Conservation of energy accounts for effects of temperature variations on the flow or the transfer of heat with in the flow. The 1^{st} Law of Thermodynamics states that: The total energy of a system and its surroundings remains constant.

Let be the total energy of the fluid in and Q be the amount of heat transfered to. The rate of change of the total energy of the fluid occupying is the sum of powers of the volume force acting on the volume, powers of the surface force acting on the surface, and the amount of heat transmitted to, i.e.

where and is the density of energy (per unit mass), e is internal energy

density, and is the density of kinetic energy.

where q is the density of heat sources (per unit mass), and

is the heat flux (transfer of heat by conduction).

The transfer of heat by conduction is given by Fourier’s law:

where T is the absolute temperature and is the coefficient of thermal conductivity of the fluid.

is the density of heat transfered from the surrounding and is given by:

where is the total heat transfer coefficient and is the temperature of the surrounding.

Then the energy equation for inviscid gas flow becomes:

By applying the transport and divergence theorems to the above equation we obtain the following equation:

.

(3)

There fore, from the equations (1), (2), (3) we get the following system of equations.

(4)

2.5. Simplifications

In practice the form of mathematical model varies with the assumptions made as regards of operation conditions of the pipeline. Simplified models are obtained by neglecting some terms in the basic equations. In our case, we consider natural gas (Methane) flowing in a long horizontal pipeline. Hence we can consider the flow as a one dimensional flow. By assuming the pipe is horizontal, we can neglect the contribution of the gravitational force.

Assume also no heat source occurs inside the volume. For a cylindrical pipe, where D is the

diameter of the pipe. By applying the assumptions we made, (4) is reduced to

(5)

Furthermore, Methane gas has the following properties. The specific heat capacity, thermal conductivity, dynamic viscosity. Typical values for the overall heat transfer coefficient are for 0.5 m diameter insulated and buried in soil. If the pipe is exposed on the air is.

Prandtl number (Pr), defined as, describes the relative strength of viscosity (the diffusion of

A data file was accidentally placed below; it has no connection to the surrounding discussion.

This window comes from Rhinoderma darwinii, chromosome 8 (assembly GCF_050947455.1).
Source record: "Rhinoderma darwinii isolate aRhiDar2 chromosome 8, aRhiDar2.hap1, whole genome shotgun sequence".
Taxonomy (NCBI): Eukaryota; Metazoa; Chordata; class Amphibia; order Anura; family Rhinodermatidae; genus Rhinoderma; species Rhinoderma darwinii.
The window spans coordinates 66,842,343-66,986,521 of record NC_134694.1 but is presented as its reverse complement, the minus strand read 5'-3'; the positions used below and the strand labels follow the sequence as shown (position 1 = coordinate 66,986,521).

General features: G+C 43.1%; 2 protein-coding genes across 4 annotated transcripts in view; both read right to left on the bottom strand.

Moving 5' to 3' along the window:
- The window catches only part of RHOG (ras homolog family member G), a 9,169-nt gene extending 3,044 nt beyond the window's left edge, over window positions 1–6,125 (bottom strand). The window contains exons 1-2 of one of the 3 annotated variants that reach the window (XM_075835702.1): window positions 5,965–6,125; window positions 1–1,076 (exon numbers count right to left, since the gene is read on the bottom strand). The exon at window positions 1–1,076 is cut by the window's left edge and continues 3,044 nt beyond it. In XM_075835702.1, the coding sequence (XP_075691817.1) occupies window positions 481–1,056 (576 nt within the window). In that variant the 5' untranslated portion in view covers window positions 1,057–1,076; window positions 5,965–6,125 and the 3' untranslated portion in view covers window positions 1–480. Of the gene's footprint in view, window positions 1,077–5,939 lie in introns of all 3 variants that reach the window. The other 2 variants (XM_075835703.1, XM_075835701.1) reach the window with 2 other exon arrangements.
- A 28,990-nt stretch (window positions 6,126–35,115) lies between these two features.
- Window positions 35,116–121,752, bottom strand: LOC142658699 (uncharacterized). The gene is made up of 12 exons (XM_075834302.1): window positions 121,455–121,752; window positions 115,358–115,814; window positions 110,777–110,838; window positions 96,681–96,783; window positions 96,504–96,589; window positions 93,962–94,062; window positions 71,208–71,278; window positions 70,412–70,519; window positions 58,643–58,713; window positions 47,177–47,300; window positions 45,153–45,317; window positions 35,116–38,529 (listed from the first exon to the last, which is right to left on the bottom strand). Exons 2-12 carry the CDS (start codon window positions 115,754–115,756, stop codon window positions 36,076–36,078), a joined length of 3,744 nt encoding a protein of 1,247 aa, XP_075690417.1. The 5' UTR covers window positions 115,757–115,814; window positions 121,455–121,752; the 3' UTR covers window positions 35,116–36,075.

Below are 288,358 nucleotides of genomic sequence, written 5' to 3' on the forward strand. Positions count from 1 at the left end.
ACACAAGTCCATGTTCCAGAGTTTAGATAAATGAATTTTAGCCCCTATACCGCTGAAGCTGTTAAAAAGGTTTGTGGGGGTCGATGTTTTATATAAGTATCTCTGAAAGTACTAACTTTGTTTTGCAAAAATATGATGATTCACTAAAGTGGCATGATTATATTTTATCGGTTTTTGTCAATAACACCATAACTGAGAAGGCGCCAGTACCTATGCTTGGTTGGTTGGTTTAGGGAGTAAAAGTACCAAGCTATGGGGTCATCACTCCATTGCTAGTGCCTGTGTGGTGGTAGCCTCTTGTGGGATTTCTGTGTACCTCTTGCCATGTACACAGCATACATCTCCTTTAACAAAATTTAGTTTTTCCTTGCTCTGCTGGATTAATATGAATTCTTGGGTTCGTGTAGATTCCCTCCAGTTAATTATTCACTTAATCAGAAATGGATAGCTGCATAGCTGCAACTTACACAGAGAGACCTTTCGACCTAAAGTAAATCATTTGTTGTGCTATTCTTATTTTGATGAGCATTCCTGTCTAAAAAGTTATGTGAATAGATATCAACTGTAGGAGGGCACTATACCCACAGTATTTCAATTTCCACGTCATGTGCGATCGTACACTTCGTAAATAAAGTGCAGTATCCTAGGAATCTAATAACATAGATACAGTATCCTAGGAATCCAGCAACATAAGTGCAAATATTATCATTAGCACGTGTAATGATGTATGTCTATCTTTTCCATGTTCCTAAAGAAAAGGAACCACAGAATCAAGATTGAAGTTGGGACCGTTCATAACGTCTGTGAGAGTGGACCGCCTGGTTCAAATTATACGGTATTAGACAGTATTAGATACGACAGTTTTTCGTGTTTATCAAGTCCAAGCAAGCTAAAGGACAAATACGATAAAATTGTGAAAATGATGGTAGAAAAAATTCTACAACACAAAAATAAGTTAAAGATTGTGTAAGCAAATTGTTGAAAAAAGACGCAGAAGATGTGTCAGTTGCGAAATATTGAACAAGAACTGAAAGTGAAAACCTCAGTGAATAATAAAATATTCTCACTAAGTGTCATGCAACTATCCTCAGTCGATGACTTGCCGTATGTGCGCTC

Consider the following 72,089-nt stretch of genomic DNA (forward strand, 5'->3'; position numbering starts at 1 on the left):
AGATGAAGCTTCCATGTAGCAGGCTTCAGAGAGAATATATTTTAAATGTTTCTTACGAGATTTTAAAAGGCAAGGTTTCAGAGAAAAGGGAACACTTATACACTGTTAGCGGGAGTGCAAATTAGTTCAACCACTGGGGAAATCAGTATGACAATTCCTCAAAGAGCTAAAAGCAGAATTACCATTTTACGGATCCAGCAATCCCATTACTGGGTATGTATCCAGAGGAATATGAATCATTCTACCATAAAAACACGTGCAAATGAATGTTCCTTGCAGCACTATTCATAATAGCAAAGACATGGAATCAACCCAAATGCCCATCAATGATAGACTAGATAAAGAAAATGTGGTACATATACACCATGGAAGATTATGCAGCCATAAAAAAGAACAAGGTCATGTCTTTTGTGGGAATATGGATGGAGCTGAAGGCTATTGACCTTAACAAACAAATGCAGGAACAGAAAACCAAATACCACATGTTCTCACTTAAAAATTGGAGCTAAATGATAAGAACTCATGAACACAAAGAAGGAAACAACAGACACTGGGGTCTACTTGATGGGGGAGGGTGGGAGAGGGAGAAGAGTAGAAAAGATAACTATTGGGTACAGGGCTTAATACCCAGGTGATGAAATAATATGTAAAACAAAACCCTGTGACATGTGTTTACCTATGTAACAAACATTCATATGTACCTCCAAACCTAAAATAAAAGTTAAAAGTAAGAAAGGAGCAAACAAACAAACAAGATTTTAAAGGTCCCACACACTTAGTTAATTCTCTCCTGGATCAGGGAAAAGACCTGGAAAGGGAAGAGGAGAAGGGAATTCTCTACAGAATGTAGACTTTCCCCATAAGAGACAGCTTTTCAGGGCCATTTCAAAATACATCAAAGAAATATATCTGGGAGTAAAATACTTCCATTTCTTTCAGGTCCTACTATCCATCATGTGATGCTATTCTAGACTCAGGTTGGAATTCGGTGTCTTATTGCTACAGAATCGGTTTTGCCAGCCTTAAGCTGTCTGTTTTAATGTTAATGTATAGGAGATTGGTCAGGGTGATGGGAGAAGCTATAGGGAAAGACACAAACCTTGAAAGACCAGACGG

momentum) to that of heat. It is entirely a property of the fluid not the flow. In our case the value of Pr is about 0.7, this enables us to regard the flow as inviscid flow. For gas flow typical values of Pr are between 0.7 and 1. Another dimensionless constant we can use to simplify our system of equations is the Nusselt number (Nu). The

Nusselt number is defined as, where D is a characteristic width of a flow, for example the diameter

of the pipe. The Nusselt number compares convection heat transfer to fluid conduction heat transfer.

For Methane gas flowing through an insulated pipe of diameter 0.5 m buried underground, the value of Nu is approximately 10. If the pipe is exposed to air, it will be around 300. Therefore, the term included in the energy

equation due to heat conduction can be neglected in favor of the term due to heat exchange with the surrounding. Incorporating these assumptions to Equation (5) yields:

(6)

where is an equation of state used to complete the system of conservation laws. In the next chapter we will solve Equation (6) with different equation of state numerically.

2.6. Equation of State (EOS)

An equation of state is a relationship between state variables, such that specification of two state variables permits the calculation of the other state variables. For an ideal gas, the equation of state is the ideal gas law. More complicated EOS have been formulated by several workers to try to model the behavior of real gases over a range of pressures and temperatures. This includes Van der Waals (VDW), Sovae Redlich Kwong (SRK), Peng Robinson (PR), and Benedict Webb Rubin Starling (BWRS).

2.6.1. Ideal Gas law

The ideal gas law is given by

(7)

where p is the pressure, is the density, R is the gas constant, and T is the absolute temperature.

The ideal gas law is derived based on two assumptions:

The gas molecules occupy a negligible fraction of the total volume of the gas.

The force of attraction between gas molecules is zero.

The ideal gas equation works reasonably well over limited temperature and pressure ranges for many substances. However, pipelines commonly operate outside these ranges and may move substances that are not ideal under any conditions. Hence, we need to look for equation of state with wider validity.

2.6.2. Van der Waals (VDW) EOS

It was observed that the ideal gas law didn’t quite work for higher pressures and temperatures. The first assumption works at low pressures. But this assumption is not valid as the gas is compressed. Imagine for the moment that the molecules in a gas were all clustered in one corner of a cylinder, as shown in the figure below. At normal pressures, the volume occupied by these particles is a negligibly small fraction of the total volume of the gas. But at high pressures (when the gas is compressed), this is no longer true. As a result, real gases are not as compressible at high pressures as an ideal gas. The volume of real gas is therefore larger than expected from the ideal gas equation at high pressures. Van der Waals proposed that we correct for the fact that the volume of real gas is too large at high pressures by subtracting a term from the volume of the real gas before we substitute it in to the ideal gas equation. He therefore introduced a constant b in to the ideal gas equation that was equal to the volume actually occupied by the gas particles. When the pressure is small, and the volume is reasonably large, the subtracted term is too small to make any difference in the calculation. But at high pressures, when the volume of the gas is small, the subtracted term corrects for the fact that the volume of a real gas is larger than expected from the ideal gas equation.